Grimes “Miss Anthropocene” Album Review
Written by Jeff Ramella on March 3, 2020
By Luke Winnicki
This is gamer music. Grimes made a gamer music album. This turn of events is especially funny considering Grimes’ rise as electronica’s response to the mid-aughts indie twee. Gone are the days of Grimes sitting anxiously cross-legged on the floor of KEXP surrounded by synths and samplers. Now she has embraced the AI: ”pledg[ed] allegiance to the world’s most powerful computer” as she sings on the albums lead single “We Appreciate Power”, which is conspicuously missing from the tracklist. It hasn’t really been a clean transition. This album—at its best—sounds like the soundtrack to Call of Duty: Black Ops 2. Dark synths ooze up from well-trodden rhythms like the backdrop to some Neo-Tokyo cyberpunk hellscape, which sadly, at this point, feels dated and out of touch.
There are some strange detours on this thing. I almost always like it when guitars come into the mix. Grimes does well to incorporate them in interesting ways. “You’ll miss me” also has some fun Animal Crossing-esqe vocal manipulation I would have liked to hear more of. The early banger “Darkseid” features a prominent rap verse in Japanese from PAN, which works pretty well, especially when the auto-tune kicks in over the high energy beat. However, this track is followed up with the worst song on the record. “Delete Forever” is basically Wonderwall, but worse. I have no idea why Grimes would do an extremely basic acoustic ballad like this on a record about AI and the limitations of our physical bodies. This track speaks to the biggest problems with this record: its tonal inconsistency and its inability to innovate.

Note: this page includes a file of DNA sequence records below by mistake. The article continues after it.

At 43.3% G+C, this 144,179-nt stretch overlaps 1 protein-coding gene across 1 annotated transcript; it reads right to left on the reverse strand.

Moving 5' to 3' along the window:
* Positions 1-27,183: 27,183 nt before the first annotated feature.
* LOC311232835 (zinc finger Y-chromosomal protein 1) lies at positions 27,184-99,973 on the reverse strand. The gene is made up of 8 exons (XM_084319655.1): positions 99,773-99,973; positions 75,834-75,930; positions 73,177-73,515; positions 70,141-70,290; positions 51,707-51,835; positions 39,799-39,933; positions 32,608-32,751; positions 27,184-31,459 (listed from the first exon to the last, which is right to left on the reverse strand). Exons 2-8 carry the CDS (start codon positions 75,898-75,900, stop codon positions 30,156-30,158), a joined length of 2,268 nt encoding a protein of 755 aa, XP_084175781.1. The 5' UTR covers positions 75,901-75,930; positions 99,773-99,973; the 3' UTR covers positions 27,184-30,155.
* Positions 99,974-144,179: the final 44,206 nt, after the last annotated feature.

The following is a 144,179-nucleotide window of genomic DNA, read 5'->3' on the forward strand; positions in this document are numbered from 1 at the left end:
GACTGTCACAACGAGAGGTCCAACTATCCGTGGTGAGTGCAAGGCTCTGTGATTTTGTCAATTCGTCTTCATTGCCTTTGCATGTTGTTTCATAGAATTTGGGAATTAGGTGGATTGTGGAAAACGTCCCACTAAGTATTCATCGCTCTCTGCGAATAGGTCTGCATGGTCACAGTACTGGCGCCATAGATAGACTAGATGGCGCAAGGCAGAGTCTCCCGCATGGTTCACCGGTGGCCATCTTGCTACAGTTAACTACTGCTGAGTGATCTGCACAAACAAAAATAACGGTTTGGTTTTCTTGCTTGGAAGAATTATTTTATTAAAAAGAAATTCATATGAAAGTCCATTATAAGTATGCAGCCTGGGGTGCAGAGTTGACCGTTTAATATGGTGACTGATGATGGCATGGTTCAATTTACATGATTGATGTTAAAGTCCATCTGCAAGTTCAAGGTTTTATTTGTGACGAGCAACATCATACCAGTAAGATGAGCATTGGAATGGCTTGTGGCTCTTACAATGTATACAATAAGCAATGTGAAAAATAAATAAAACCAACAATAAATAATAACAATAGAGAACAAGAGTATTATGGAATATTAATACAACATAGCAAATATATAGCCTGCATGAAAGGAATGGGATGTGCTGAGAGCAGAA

This album is a case of disappointment overshadowing what works. I think Grimes had an opportunity here to make some extremely interesting and groundbreaking music at the start of this decade, but instead, we get mostly pastiche allusions to the future without any actual real vision of it. The record isn’t bad exactly, it just fails to deliver on its promises. The singles are mostly pretty good, especially “Violence”. “IDORU” feels like a call-back to Grimes’ older, cuter work, despite feeling like an odd place to end a record like this. So while this record likely won’t alight the streets during the revolution—or even the corporate back-room parties where the destruction of the world is plotted—it will feel right at home booming out of a gaming chair in a dark room on a twitch stream.